Cover Story: Ken Welsh
By Cece Scott www.cecescott.com
Acting is in his blood.
Just as I am about to knock on the white door of Ken Welsh’s country home, my eyes spot a sign that epitomizes his wry sense of humour – Out of my mind. Back in five minutes.
At the age of 75, Welsh’s career has spanned a half century. He’s played countless roles, onstage and on screen, and is the recipient of many awards, including fi ve Geminis, a Genie for the best supporting actor in Margaret’s Museum, the Earle Grey Lifetime Achievement Award, and in 2004 Welsh received the Order of Canada.
Born and raised in Edmonton, Welsh graduated from the University of Alberta with a degree in drama, and then attended Montreal’s National Theatre School. Not many actors can claim that they spent the first seven years of their career at the Stratford Festival. Following this stint, Welsh left in 1973 and went on to appear at the Guthrie Theatre in Minneapolis, the Goodman Theatre in Chicago and then spent many years on Broadway.
At the age of 26, while at Stratford, Welsh was cast as Hamlet. Other plum roles include starring in Piaf on Broadway, and the 1987 production of Frankie and Johnny in the Clair de Lune with Kathy Bates.
Touted as one of the hardest working actors in Canada, Welsh wrote and performed the celebrated off-Broadway cabaret musical Standup Shakespeare. “My favourite characters are ones that have heart and play to a complicated range of emotions. I like to find the soul of the character, where the sensitivities lie,” says Welsh. “Humour is definitely an important element in any role I play. If you can’t have a good laugh, what’s the point? I laugh out loud to myself all the time – of course that could be senility.”
In 1989, Welsh’s performance in Love and Hate: The Story of Colin and Joanne Thatcher, about a former Alberta rancher and politician who is convicted of killing his wife, won him a Gemini.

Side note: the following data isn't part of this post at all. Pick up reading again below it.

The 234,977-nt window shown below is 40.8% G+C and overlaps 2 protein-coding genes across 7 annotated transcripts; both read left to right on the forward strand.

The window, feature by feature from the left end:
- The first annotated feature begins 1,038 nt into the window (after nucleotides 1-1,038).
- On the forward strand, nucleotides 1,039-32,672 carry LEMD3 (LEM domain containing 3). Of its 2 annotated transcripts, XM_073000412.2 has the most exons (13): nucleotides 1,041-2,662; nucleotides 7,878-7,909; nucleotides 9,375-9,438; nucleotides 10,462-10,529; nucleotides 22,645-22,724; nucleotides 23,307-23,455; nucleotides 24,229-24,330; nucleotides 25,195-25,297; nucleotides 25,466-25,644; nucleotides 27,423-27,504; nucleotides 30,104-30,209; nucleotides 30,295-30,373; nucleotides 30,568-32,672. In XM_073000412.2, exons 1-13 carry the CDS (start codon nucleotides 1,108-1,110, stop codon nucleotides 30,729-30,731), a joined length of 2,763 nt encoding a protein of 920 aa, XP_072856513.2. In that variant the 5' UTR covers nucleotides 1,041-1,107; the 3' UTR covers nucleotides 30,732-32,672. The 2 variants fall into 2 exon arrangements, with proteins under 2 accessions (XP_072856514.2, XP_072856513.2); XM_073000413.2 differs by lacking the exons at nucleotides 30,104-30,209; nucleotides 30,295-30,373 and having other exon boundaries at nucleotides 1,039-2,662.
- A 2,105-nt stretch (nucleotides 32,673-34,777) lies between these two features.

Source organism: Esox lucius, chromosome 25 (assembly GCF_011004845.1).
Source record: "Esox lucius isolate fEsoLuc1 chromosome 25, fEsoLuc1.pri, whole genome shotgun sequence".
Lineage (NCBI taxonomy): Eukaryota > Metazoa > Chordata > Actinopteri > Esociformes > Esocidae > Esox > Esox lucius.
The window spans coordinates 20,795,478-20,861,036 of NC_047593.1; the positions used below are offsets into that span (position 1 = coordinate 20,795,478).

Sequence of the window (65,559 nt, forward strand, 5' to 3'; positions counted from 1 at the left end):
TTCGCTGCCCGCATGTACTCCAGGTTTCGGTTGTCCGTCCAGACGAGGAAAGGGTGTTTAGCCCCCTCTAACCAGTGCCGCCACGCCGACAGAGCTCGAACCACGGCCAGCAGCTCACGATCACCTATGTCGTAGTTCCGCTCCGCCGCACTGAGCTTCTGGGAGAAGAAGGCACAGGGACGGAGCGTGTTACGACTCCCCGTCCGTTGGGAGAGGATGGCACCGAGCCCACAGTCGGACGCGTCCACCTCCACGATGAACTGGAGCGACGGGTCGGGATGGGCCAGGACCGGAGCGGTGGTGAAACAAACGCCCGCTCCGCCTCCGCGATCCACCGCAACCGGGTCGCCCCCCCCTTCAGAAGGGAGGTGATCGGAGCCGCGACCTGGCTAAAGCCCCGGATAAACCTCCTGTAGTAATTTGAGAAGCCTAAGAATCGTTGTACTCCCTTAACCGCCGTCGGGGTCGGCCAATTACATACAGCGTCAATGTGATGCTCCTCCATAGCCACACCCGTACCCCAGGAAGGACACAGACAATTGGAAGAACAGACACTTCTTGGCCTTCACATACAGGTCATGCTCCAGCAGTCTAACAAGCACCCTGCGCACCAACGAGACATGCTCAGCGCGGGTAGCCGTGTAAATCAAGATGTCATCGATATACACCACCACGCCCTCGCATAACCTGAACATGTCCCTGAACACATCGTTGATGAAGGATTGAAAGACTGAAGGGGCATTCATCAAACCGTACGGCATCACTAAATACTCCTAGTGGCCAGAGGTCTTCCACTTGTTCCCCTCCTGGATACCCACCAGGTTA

Welsh’s favourite Hollywood movies were all made in Canada, and include Loyalties, 1987; Margaret’s Museum with Helena Bonham Carter in 1995; and a hilarious flick about opera and hockey with Robbie Coltrane called Perfectly Normal, 1991. A compilation of Welsh’s work wouldn’t be complete without highlighting one of his favourite parts, the villainous Windom Earle in the 1980s hit series Twin Peaks. “Windom was one of my favourite television roles,” says Welsh. “People remember the character because he was so evil.”
During his illustrious career, Welsh has performed alongside many well-known actors, but especially enjoyed working with Stockard Channing, Kathy Bates, Olympia Dukakis, Glenn Close, Meryl Streep and the late Ron Silver.
In his 50s and 60s Welsh says that he was still in top form when it came to memorizing his lines, but concedes that he’s finding it a bit more challenging in his 70s. When it comes to physical endurance on stage, he says that it hasn’t been a problem, because the audience’s energy gives him the adrenaline charge that he thrives on to outperform himself.
“There aren’t as many roles available for actors my age, and what roles do come up are being filled quickly. Guys my age are dying off, but not quick enough,” says Welsh drolly. “Whenever I am asked, I will act. I just did an episode of The Blacklist in New York. It really only took me a couple of days to learn the lines.”